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How a Competitive Analysis Can Challenge Your Assumptions

When introducing a new brand or product, you rarely enter a completely open field. Maybe they’re not direct competitors, but there are always other brands or products in the market that will compete for your target audience’s attention. Even in an established market with an established product, it’s helpful to know how you stack up. 

That’s why it’s so important to have a firm understanding of who your competitors are and how they position themselves.

Here’s what you need to know to survey your competitors and position your brand or product for your customers.

How to Complete a Competitive Analysis

A competitive analysis gives you the lay of the land, allowing you to enter the market with confidence. A competitive analysis evaluates your business’s competitors, their products or services, and their marketing strategies to identify strengths, weaknesses, and potential opportunities to differentiate your brand or product.

A common mistake when completing a competitive analysis is putting too much emphasis on the competition and not enough on the customer. After all, positioning doesn’t matter much if it doesn’t resonate with your audience, so make sure you’re also looking for opportunities to gain insight into your competitors’ customers as well.

Identifying Your Competitors

The first step in a marketing competitive analysis is to identify who your competitors are. This includes not just direct competitors but also any companies that offer a similar product or service to your own.

In general, there are three types of competitors to consider:

  1. Direct: Competitors that offer a product that could be directly substituted for yours.
  2. Indirect: Competitors that offer different products but can be used instead of yours to solve the customer’s problem.
  3. Replacement: Competitors that disrupt the market; they can be similar products or products that solve similar problems, but what’s important is that they change how customers think about the problem. Uber, for example, is a good example of a replacement competitor for taxis.

It’s important to consider both large and small competitors, as well as those that operate in different markets.

Gather Information About Your Competitors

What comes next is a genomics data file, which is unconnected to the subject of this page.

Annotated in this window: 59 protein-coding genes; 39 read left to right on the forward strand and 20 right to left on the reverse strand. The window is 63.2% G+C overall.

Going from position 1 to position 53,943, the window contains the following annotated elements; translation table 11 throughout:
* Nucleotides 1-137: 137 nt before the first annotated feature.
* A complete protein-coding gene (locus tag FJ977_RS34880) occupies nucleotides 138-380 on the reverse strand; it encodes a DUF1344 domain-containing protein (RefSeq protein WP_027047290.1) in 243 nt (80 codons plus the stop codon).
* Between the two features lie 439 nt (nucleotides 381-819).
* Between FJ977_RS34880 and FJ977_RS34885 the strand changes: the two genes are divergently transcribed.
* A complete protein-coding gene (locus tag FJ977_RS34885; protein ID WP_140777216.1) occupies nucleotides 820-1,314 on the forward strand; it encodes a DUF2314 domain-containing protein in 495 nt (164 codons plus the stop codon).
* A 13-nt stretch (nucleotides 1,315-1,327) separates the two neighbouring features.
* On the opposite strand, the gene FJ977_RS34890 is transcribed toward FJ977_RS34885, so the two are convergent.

Understanding their target audience: Once you have identified your competitors, the next step is to understand their target audience. This includes analyzing their marketing messages, brand positioning, and the demographics of their customer base. By understanding your competitors’ target audience, you can better understand how to differentiate your own marketing efforts.

Evaluating Their Marketing Strategy

A key part of a marketing competitive analysis is evaluating your competitors’ marketing strategy. This includes analyzing their marketing channels, such as social media, email, and advertising, as well as their content marketing efforts. At this stage, evaluating how they use creative on each platform is important as well. 

Analyzing Their Products and Services

Another important element of a marketing competitive analysis is analyzing your competitors’ products and services. This includes evaluating their features, pricing, and overall value proposition.

Assessing Their Strengths and Weaknesses

A marketing competitive analysis should also include an assessment of your competitors’ strengths and weaknesses. Where do they thrive, and where do they leave customers wanting? Customer reviews are a great place to start; they give you a glimpse into not just what your competitors say about themselves but also what their customers think about them.

Identifying Opportunities and Threats

Finally, a marketing competitive analysis should include an assessment of opportunities and threats in the market. This can help you identify areas where you can capitalize on trends or shifts in the market, as well as potential threats to your business.

Don’t Forget to Challenge Your Assumptions

It’s your job to think about your business and your customers every day. Over time, you’ve made assumptions about what you think your customers need, how they see your business, and what problems your product or service solves. 

All that information you’ve already collected is incredibly valuable, but it can also leave you with blind spots that open up vulnerabilities for your competitors.

Blind spots happen when you’re too close to a market, and you don’t notice small, subtle changes. They happen when you make certain assumptions or hold some ideas as absolute truths that are no longer true.

Spelling out what you think is true about your audience and challenging it can help test your assumptions. A great place to start is to analyze your brand’s social media activity and website activity. Those are two opportunities for your customers to give you direct feedback on your messaging and positioning. 

On social, the feedback comes in the form of engagement on posts and reviews. On your website, feedback is less direct, but reviewing analytics like bounce rate, time on page, and goal completions will give you a sense of how well your messaging is landing.

This kind of analysis helps you optimize your company’s most valuable resources: your time and money. You can identify problem areas, test new messaging, and get real-time results.

Overall, a competitive analysis is an important tool for businesses of all sizes. By understanding your competitors and the market, you can make informed decisions about your marketing strategy and position your business for success.


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